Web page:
The maximum strength of external field that can be applied to a dielectric without
causing a breakdown is called as dielectric strength of the medium. Esafe =
Vsafe
d
Where Vsafe is the maximum potential that can be applied to a dielectric of thickness d without its
electric breakdown.
*
Dielectric strength of air medium is 3x106vm-1
Electric Lines of Force :
Electric lines of Force are imaginary, hypothetical invisible lines, which are used to visualize the
electric field due to a charge or group of charges. The concept of lines of force was introduced by Faraday.
They exist in 3 dimensional space around the charge.
Electric line of force in an electric field is an imaginary curved line such that the tangent drawn to it
at a given point gives, the direction of electric field at that point.
Properties of Lines of Force:
1. They originate from the surface of an isolated positive point charge and are directed radially
outward. The lines of force, terminate on an isolated negative point charge and are directed radially
inwards.
2. The tangent drawn to the electric line of force at any point gives the
directions of electric field at that point. Line of force represents a path
on which a test positive charge moves or tends to move.
3. The no. of lines of forces per unit area perpendicular to the
direction Electric field, is equal to the intensity of electric field at
that point.
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4. Electric lines of force, do not intersect with each other. That is, they do not meet at a common
point. If it happens so, then it leads to the following contradiction. If two lines of forces intersect at
a point, then at the point of intersection, one can draw two tangents, one tangent to each line of
force. It means that, a test charge kept at this point will move simultaneously along two directions
which is impossible!
5. We know that, electric field inside good conductor is zero. Therefore the lines of force do not exist
inside it. However, in case of an insulator or a dielectric, the electric field does exist in it. Hence the
lines of force also can exist in it.
6. Electric lines of force are perpendicular to the surface of a charged body.
7. Electric lines of force exert, lateral pressure on one another. This explains repulsion between like
charges.
8. Lines of force shows longitudinal contractions. This explains attraction between unlike charges.
Lateral Pressure
Longitudinal Contractions.
Electric Flux:
Electric Flux is the measure of the no. of electric lines of force, penetrating some surface. The no. of
lines of force penetrating a surface, in turn is directly proportional to the charge within that surface.
Electric Flux of electric field through a surface is defined as the no. of lines of force passing through
it. If the lines of force are passing normally then it called as Normal flux. It is denoted by .
Consider small plane area ‘ds’ in the electric field, which is normal to the direction of electric field of
strength E. The Normal flux through ds is given as
d= E. ds
……….(1)
If  is angle between normal to the surface and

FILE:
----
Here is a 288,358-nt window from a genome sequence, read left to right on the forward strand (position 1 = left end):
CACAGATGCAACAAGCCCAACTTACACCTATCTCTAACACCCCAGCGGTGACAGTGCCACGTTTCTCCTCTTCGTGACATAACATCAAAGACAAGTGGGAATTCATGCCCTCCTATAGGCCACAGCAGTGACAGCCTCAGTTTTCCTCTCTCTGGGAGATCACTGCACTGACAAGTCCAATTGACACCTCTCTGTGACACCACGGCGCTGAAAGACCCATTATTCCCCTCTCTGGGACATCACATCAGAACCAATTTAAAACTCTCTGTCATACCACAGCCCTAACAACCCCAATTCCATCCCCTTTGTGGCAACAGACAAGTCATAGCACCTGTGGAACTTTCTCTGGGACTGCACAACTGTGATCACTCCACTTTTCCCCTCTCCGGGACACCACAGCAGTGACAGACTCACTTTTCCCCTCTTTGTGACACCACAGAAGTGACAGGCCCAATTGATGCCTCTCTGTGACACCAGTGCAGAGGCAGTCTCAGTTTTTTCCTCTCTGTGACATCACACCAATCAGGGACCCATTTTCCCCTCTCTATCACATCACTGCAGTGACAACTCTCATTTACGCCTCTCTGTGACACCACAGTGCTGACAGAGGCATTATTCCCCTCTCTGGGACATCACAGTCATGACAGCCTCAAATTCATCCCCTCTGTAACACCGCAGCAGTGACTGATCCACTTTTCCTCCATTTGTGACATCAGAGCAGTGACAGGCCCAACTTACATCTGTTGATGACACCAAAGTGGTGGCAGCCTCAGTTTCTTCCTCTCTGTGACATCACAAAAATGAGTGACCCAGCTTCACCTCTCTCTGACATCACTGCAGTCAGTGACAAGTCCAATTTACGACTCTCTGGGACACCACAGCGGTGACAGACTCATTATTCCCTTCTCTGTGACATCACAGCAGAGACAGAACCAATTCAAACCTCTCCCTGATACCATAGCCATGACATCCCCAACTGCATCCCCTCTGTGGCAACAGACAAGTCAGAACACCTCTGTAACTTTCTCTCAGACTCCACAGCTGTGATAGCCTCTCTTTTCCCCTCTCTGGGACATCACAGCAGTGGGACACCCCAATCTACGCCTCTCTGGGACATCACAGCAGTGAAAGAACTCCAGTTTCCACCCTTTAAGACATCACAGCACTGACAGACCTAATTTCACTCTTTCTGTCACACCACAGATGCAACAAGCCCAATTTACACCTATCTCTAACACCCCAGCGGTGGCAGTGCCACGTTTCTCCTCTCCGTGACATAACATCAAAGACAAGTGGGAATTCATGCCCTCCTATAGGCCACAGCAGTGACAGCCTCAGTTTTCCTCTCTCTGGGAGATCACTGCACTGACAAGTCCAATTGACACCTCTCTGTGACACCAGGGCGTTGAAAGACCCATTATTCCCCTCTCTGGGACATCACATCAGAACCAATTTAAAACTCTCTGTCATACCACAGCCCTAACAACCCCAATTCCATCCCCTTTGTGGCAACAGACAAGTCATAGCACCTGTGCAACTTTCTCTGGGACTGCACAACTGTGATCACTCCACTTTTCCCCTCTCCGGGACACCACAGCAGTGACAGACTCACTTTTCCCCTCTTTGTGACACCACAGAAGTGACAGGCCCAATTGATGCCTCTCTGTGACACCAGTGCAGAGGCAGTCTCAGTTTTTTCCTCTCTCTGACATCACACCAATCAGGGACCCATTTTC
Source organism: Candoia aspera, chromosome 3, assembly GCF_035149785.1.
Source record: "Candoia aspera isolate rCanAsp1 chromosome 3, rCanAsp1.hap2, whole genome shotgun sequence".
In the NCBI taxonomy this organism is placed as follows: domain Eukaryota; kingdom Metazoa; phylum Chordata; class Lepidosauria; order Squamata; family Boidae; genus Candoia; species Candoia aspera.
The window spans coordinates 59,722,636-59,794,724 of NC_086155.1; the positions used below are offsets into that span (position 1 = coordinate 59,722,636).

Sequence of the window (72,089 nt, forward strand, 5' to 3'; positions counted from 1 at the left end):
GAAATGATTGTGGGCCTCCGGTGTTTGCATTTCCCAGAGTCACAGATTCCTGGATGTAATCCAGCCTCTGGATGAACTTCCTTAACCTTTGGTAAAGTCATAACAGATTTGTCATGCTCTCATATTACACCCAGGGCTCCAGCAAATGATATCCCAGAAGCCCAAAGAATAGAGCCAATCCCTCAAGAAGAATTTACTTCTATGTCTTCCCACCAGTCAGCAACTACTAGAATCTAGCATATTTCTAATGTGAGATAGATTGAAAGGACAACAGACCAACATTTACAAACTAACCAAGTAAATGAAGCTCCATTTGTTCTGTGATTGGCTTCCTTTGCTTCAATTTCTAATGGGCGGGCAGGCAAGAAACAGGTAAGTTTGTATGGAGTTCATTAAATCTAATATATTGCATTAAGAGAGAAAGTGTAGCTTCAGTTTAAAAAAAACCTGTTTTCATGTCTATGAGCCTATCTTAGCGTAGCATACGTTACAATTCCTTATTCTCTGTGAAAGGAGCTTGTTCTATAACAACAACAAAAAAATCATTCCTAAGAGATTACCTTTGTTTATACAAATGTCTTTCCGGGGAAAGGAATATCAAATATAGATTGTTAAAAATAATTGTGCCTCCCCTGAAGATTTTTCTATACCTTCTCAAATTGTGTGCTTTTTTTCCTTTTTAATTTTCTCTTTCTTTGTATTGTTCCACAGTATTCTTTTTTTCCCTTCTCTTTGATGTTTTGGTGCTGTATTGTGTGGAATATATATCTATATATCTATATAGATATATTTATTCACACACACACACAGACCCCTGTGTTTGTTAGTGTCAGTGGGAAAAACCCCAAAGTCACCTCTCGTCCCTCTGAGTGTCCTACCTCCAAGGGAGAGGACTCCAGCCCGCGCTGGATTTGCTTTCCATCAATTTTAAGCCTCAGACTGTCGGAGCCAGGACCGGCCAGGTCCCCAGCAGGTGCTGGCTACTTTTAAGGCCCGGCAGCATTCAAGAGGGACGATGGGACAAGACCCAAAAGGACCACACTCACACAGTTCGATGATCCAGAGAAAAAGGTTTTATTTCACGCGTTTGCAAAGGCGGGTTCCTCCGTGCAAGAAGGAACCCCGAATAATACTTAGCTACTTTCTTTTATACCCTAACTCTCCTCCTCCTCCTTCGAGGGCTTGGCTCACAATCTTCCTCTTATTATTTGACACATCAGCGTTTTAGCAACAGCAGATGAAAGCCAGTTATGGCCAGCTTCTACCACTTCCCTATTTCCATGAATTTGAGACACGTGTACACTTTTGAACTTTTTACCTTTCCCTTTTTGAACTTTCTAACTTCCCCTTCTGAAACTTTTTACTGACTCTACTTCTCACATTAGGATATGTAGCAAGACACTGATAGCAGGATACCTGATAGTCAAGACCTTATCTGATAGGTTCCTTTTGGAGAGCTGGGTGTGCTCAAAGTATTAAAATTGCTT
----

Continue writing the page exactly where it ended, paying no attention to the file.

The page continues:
Field E, then flux through the surface ds is,
d= E . ds Cos
………….(2)
Electric Flux is a scalar quantity.
If the directions of lines of force, are directed out of the given surface then the flux is taken positive and if
lines of force are directed into the given surface flux is taken negative.
Area vector:
Area is a scalar quantity. But in certain situations are of a surface has to be represented by a vector
so as to specify it completely. The area vector is represented by a vector along the normal to the area. The
length of the vector is proportional to the magnitude of the area. Its direction indicates the orientation of
the area.
Gauss Theorem :
Gauss Theorem
relates the Electric Flux of electric field and the charge. It states that total
normal Electric Flux through any closed surface is equal to
enclosed by it.
(1 / ) times the net charge
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=
1

xQ
Where Q = q i = total charged enclosed.
Explanations of Gauss Theorem :
Consider a closed surface of any shape S as shown in the
adjacent fig, which contains the charges q1, q2…..qn. Let
surface S is divided into large number of elementary areas
ds1, ds2, ds3 ……..etc. Let E1, E2….. etc are the strengths of
electric fields on these surfaces respectively. The individual
normal flux through these elementary areas can be given as,
d1 = E1ds1 cos1
d2 = E2ds2 cos2
..
..
..
and so on.
Then the total normal Electric Flux through the entire surface is given by
total = d1 + d2 +…. = dn1
According to Gauss theorem this total normal flux ie. total is equal to ( 1/
enclosed.
i.e.,  total =
0)
times net charge
1
. Q , Where Q = q1 +q2 +…..

 E ds Cos =
OR
1
.Q

Applications of Gauss theorems
1.
Electric intensity near a charged conductor:
Consider a charged conductor of any shape. It is
because of its irregular shape, the density of charges
at various places, on its surface, is different Let p is
the point close to the surface at which intensity of
electric field E is to be calculated. Let a cylindrical
Gaussian surface is constructed, which consists of
point p on its circular top surface, of area ds. part of
cylinder lies inside the charged conductor and the
other part outside. As ‘p’ is close to the charged
conductor, the electric field at point p is perpendicular
to the surface of conductor just below it.
As there is no electric field inside the conductor the flux of electric field through the part of cylinder
inside the charged conductor is zero.